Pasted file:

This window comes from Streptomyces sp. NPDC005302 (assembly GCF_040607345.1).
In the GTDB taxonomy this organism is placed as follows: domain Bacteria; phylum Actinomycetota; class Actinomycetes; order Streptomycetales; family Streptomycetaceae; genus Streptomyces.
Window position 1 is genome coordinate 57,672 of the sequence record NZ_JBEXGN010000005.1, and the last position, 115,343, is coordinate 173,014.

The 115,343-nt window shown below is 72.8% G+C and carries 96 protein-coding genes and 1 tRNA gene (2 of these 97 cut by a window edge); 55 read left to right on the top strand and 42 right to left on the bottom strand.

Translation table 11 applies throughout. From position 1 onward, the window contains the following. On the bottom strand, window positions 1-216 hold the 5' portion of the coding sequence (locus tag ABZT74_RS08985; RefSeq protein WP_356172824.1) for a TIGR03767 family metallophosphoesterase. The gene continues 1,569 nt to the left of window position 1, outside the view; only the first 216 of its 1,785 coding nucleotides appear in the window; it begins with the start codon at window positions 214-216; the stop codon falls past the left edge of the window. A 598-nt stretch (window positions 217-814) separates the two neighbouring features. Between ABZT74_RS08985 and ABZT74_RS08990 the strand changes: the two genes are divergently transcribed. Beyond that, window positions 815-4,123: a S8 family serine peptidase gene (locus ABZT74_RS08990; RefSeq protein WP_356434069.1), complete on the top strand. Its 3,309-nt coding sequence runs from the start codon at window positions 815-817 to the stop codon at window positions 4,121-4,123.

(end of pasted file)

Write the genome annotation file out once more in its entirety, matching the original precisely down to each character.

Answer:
This window comes from Streptomyces sp. NPDC005302 (assembly GCF_040607345.1).
In the GTDB taxonomy this organism is placed as follows: domain Bacteria; phylum Actinomycetota; class Actinomycetes; order Streptomycetales; family Streptomycetaceae; genus Streptomyces.
Window position 1 is genome coordinate 57,672 of the sequence record NZ_JBEXGN010000005.1, and the last position, 115,343, is coordinate 173,014.

The 115,343-nt window shown below is 72.8% G+C and carries 96 protein-coding genes and 1 tRNA gene (2 of these 97 cut by a window edge); 55 read left to right on the top strand and 42 right to left on the bottom strand.

Translation table 11 applies throughout. From position 1 onward, the window contains the following. On the bottom strand, window positions 1-216 hold the 5' portion of the coding sequence (locus tag ABZT74_RS08985; RefSeq protein WP_356172824.1) for a TIGR03767 family metallophosphoesterase. The gene continues 1,569 nt to the left of window position 1, outside the view; only the first 216 of its 1,785 coding nucleotides appear in the window; it begins with the start codon at window positions 214-216; the stop codon falls past the left edge of the window. A 598-nt stretch (window positions 217-814) separates the two neighbouring features. Between ABZT74_RS08985 and ABZT74_RS08990 the strand changes: the two genes are divergently transcribed. Beyond that, window positions 815-4,123: a S8 family serine peptidase gene (locus ABZT74_RS08990; RefSeq protein WP_356434069.1), complete on the top strand. Its 3,309-nt coding sequence runs from the start codon at window positions 815-817 to the stop codon at window positions 4,121-4,123.